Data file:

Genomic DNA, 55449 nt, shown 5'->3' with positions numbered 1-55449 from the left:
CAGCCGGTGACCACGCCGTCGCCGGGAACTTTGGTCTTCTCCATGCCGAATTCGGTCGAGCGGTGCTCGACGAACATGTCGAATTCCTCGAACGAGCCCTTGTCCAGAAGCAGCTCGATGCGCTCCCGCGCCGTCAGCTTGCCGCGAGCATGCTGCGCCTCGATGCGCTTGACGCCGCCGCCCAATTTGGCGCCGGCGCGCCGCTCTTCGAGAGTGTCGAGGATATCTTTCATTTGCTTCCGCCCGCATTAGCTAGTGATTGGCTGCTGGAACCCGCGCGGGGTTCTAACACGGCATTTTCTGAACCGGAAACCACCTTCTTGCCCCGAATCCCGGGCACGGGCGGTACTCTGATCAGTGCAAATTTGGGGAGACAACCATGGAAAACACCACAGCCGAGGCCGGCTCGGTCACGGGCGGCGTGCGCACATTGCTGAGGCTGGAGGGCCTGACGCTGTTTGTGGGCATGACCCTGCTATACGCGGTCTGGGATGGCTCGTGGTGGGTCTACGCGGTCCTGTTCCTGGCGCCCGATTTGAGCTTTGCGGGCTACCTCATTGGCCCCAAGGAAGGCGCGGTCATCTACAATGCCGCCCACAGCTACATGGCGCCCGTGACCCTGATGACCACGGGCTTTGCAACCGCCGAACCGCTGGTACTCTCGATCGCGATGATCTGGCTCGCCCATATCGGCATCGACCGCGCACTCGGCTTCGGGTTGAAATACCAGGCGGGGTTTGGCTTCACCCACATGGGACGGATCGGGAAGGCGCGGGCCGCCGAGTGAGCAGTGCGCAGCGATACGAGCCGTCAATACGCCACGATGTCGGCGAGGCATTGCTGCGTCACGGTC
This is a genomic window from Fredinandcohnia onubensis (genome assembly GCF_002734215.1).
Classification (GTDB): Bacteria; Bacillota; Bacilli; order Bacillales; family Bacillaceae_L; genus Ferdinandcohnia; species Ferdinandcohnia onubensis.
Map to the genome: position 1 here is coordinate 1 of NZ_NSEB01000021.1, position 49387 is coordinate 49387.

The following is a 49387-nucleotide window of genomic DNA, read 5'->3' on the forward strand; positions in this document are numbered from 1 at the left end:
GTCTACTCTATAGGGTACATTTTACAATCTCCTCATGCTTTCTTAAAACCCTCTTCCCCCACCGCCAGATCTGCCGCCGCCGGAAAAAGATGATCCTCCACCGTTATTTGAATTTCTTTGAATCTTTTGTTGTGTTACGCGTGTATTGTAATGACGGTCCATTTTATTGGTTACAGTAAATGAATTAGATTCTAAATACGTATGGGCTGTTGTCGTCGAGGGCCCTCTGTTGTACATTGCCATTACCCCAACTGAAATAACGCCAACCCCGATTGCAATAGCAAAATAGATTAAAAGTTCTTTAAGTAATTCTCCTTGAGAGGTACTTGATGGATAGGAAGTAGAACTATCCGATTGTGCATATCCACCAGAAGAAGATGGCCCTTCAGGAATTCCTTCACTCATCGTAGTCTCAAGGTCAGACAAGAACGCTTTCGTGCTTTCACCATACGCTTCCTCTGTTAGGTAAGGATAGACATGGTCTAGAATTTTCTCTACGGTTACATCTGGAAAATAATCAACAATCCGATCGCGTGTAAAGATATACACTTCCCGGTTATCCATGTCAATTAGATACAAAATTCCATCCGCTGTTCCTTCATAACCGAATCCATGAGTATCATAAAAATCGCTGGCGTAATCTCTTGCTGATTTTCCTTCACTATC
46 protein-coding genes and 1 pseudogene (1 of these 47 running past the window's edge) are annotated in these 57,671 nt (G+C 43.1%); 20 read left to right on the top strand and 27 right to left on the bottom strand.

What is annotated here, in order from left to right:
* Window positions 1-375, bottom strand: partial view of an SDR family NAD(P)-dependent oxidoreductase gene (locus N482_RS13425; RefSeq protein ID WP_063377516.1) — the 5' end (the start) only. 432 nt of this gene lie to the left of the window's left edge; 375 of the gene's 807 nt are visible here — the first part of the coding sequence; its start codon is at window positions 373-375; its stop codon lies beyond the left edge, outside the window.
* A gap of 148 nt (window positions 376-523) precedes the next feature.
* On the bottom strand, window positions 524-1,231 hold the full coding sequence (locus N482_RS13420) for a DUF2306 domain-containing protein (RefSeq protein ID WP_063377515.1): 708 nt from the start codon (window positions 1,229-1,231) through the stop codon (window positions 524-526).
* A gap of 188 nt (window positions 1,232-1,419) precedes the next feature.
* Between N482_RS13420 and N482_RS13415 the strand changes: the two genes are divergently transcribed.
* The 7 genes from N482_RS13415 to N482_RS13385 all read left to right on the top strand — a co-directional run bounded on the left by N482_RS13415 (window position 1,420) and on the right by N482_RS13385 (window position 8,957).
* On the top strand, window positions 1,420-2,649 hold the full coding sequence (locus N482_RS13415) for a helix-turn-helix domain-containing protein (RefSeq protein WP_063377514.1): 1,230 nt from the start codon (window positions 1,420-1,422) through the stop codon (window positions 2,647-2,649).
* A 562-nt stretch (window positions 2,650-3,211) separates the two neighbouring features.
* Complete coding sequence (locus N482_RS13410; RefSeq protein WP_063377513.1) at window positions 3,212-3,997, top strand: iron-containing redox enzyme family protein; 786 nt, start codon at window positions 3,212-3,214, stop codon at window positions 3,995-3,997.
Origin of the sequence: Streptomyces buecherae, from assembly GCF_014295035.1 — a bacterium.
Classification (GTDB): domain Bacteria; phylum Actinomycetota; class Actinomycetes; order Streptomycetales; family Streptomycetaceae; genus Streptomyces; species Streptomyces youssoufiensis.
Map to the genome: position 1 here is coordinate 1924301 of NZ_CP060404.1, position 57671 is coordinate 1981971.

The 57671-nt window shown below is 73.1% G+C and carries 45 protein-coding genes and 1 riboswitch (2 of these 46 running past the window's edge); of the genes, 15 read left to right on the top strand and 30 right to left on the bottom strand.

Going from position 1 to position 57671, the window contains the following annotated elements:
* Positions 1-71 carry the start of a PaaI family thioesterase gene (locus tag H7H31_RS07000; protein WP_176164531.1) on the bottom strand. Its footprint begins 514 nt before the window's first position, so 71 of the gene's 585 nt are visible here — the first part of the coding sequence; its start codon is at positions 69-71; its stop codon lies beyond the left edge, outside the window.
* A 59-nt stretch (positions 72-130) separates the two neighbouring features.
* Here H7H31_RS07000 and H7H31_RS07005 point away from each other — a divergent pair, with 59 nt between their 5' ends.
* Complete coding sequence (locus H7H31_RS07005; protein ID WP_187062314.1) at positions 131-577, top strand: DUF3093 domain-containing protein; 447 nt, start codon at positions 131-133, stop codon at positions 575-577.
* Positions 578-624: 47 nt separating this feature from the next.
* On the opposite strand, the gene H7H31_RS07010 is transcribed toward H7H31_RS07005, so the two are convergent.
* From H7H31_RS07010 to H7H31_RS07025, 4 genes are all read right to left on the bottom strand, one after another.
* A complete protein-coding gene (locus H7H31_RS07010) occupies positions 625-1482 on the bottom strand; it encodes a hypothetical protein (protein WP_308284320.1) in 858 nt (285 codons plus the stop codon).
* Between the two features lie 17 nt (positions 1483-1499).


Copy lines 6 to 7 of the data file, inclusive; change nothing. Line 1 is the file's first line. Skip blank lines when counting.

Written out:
The following is a 49387-nucleotide window of genomic DNA, read 5'->3' on the forward strand; positions in this document are numbered from 1 at the left end:
GTCTACTCTATAGGGTACATTTTACAATCTCCTCATGCTTTCTTAAAACCCTCTTCCCCCACCGCCAGATCTGCCGCCGCCGGAAAAAGATGATCCTCCACCGTTATTTGAATTTCTTTGAATCTTTTGTTGTGTTACGCGTGTATTGTAATGACGGTCCATTTTATTGGTTACAGTAAATGAATTAGATTCTAAATACGTATGGGCTGTTGTCGTCGAGGGCCCTCTGTTGTACATTGCCATTACCCCAACTGAAATAACGCCAACCCCGATTGCAATAGCAAAATAGATTAAAAGTTCTTTAAGTAATTCTCCTTGAGAGGTACTTGATGGATAGGAAGTAGAACTATCCGATTGTGCATATCCACCAGAAGAAGATGGCCCTTCAGGAATTCCTTCACTCATCGTAGTCTCAAGGTCAGACAAGAACGCTTTCGTGCTTTCACCATACGCTTCCTCTGTTAGGTAAGGATAGACATGGTCTAGAATTTTCTCTACGGTTACATCTGGAAAATAATCAACAATCCGATCGCGTGTAAAGATATACACTTCCCGGTTATCCATGTCAATTAGATACAAAATTCCATCCGCTGTTCCTTCATAACCGAATCCATGAGTATCATAAAAATCGCTGGCGTAATCTCTTGCTGATTTTCCTTCACTATC